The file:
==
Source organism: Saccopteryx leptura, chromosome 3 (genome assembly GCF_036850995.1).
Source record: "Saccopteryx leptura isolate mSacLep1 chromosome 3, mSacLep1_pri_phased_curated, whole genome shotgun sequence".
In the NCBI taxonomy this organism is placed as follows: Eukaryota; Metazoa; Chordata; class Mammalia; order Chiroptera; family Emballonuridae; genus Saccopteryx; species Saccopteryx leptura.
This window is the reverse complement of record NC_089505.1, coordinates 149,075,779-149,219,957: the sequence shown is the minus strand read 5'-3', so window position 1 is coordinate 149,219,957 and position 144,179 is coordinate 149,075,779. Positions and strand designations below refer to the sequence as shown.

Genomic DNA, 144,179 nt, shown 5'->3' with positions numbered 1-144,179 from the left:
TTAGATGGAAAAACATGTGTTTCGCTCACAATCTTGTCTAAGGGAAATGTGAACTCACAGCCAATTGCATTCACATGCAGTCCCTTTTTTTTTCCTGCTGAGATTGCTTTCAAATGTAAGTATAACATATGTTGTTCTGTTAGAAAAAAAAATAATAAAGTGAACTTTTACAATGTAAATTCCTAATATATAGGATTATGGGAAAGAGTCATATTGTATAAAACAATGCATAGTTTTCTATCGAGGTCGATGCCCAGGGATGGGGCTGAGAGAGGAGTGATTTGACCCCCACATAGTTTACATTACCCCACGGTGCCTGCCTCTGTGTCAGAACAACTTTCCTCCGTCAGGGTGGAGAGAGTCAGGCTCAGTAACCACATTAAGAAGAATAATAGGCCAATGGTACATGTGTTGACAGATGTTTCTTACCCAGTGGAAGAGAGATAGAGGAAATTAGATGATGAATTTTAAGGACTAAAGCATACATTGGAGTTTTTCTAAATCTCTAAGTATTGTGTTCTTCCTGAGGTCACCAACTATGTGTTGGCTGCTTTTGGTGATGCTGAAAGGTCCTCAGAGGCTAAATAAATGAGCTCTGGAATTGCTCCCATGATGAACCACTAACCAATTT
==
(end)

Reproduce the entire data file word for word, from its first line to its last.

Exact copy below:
Source organism: Saccopteryx leptura, chromosome 3 (genome assembly GCF_036850995.1).
Source record: "Saccopteryx leptura isolate mSacLep1 chromosome 3, mSacLep1_pri_phased_curated, whole genome shotgun sequence".
In the NCBI taxonomy this organism is placed as follows: Eukaryota; Metazoa; Chordata; class Mammalia; order Chiroptera; family Emballonuridae; genus Saccopteryx; species Saccopteryx leptura.
This window is the reverse complement of record NC_089505.1, coordinates 149,075,779-149,219,957: the sequence shown is the minus strand read 5'-3', so window position 1 is coordinate 149,219,957 and position 144,179 is coordinate 149,075,779. Positions and strand designations below refer to the sequence as shown.

Genomic DNA, 144,179 nt, shown 5'->3' with positions numbered 1-144,179 from the left:
TTAGATGGAAAAACATGTGTTTCGCTCACAATCTTGTCTAAGGGAAATGTGAACTCACAGCCAATTGCATTCACATGCAGTCCCTTTTTTTTTCCTGCTGAGATTGCTTTCAAATGTAAGTATAACATATGTTGTTCTGTTAGAAAAAAAAATAATAAAGTGAACTTTTACAATGTAAATTCCTAATATATAGGATTATGGGAAAGAGTCATATTGTATAAAACAATGCATAGTTTTCTATCGAGGTCGATGCCCAGGGATGGGGCTGAGAGAGGAGTGATTTGACCCCCACATAGTTTACATTACCCCACGGTGCCTGCCTCTGTGTCAGAACAACTTTCCTCCGTCAGGGTGGAGAGAGTCAGGCTCAGTAACCACATTAAGAAGAATAATAGGCCAATGGTACATGTGTTGACAGATGTTTCTTACCCAGTGGAAGAGAGATAGAGGAAATTAGATGATGAATTTTAAGGACTAAAGCATACATTGGAGTTTTTCTAAATCTCTAAGTATTGTGTTCTTCCTGAGGTCACCAACTATGTGTTGGCTGCTTTTGGTGATGCTGAAAGGTCCTCAGAGGCTAAATAAATGAGCTCTGGAATTGCTCCCATGATGAACCACTAACCAATTT